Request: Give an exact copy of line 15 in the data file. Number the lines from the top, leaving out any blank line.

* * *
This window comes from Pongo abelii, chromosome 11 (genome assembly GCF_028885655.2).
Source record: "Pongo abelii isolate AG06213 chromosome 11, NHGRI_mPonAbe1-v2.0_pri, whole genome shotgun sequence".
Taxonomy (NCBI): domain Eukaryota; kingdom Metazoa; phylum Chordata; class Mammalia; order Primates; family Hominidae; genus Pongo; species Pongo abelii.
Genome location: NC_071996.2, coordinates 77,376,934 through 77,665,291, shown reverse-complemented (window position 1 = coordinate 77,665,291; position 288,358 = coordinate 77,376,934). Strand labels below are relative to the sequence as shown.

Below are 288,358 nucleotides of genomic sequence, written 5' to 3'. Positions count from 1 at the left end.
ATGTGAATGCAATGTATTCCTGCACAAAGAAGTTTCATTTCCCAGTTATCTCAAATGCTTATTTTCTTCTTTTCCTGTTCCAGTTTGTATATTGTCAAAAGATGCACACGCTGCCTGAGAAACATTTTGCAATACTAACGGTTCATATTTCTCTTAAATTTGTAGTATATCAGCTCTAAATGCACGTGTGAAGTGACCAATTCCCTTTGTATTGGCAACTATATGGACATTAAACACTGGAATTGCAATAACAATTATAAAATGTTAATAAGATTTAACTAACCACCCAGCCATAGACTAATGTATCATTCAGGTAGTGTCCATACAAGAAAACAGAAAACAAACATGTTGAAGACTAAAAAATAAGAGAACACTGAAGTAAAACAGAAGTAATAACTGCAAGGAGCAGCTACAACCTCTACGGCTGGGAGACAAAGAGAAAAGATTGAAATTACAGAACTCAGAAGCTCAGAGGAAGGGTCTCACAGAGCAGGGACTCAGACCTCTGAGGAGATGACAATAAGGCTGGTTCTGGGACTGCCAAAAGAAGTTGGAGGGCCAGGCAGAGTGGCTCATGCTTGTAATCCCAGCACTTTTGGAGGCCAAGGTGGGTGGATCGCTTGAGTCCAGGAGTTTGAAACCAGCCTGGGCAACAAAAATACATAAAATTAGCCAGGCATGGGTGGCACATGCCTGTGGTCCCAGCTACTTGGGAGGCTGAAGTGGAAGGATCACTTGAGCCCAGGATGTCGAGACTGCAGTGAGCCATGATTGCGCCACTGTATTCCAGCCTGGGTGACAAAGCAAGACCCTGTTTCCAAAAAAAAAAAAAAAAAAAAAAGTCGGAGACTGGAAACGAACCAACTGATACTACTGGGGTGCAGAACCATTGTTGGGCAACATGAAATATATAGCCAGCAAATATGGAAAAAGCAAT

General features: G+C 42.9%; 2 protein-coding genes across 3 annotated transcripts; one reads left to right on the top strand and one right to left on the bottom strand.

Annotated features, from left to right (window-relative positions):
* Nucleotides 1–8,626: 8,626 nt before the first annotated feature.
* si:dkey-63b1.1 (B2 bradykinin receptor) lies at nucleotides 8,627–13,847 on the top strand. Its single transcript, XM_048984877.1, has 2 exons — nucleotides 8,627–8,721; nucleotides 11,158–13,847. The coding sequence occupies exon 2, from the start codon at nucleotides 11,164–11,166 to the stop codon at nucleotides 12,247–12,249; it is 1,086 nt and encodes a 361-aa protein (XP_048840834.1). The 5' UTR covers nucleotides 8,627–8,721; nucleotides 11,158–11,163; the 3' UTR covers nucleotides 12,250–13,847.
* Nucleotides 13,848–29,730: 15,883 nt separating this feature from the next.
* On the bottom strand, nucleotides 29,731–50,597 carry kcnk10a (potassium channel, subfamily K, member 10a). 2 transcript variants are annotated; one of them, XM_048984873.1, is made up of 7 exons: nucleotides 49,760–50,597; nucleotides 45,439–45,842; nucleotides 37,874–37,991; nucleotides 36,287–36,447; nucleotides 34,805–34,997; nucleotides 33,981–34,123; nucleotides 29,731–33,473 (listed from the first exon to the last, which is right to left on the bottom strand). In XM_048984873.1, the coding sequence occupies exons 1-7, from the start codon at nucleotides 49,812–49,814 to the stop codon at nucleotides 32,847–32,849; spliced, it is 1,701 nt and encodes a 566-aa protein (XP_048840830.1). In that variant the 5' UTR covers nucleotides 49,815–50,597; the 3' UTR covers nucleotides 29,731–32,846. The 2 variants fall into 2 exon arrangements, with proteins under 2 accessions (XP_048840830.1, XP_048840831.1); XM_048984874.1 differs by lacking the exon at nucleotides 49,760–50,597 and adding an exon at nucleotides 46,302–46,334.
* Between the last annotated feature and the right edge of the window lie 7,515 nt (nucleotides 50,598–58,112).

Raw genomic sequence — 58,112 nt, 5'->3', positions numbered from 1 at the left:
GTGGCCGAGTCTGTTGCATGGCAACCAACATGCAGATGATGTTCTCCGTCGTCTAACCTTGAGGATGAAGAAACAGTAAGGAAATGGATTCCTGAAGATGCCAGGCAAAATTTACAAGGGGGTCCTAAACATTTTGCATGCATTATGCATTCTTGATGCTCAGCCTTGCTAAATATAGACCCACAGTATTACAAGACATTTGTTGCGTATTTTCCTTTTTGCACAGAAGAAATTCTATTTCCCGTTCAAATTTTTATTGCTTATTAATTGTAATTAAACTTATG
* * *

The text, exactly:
GTGGCCGAGTCTGTTGCATGGCAACCAACATGCAGATGATGTTCTCCGTCGTCTAACCTTGAGGATGAAGAAACAGTAAGGAAATGGATTCCTGAAGATGCCAGGCAAAATTTACAAGGGGGTCCTAAACATTTTGCATGCATTATGCATTCTTGATGCTCAGCCTTGCTAAATATAGACCCACAGTATTACAAGACATTTGTTGCGTATTTTCCTTTTTGCACAGAAGAAATTCTATTTCCCGTTCAAATTTTTATTGCTTATTAATTGTAATTAAACTTATG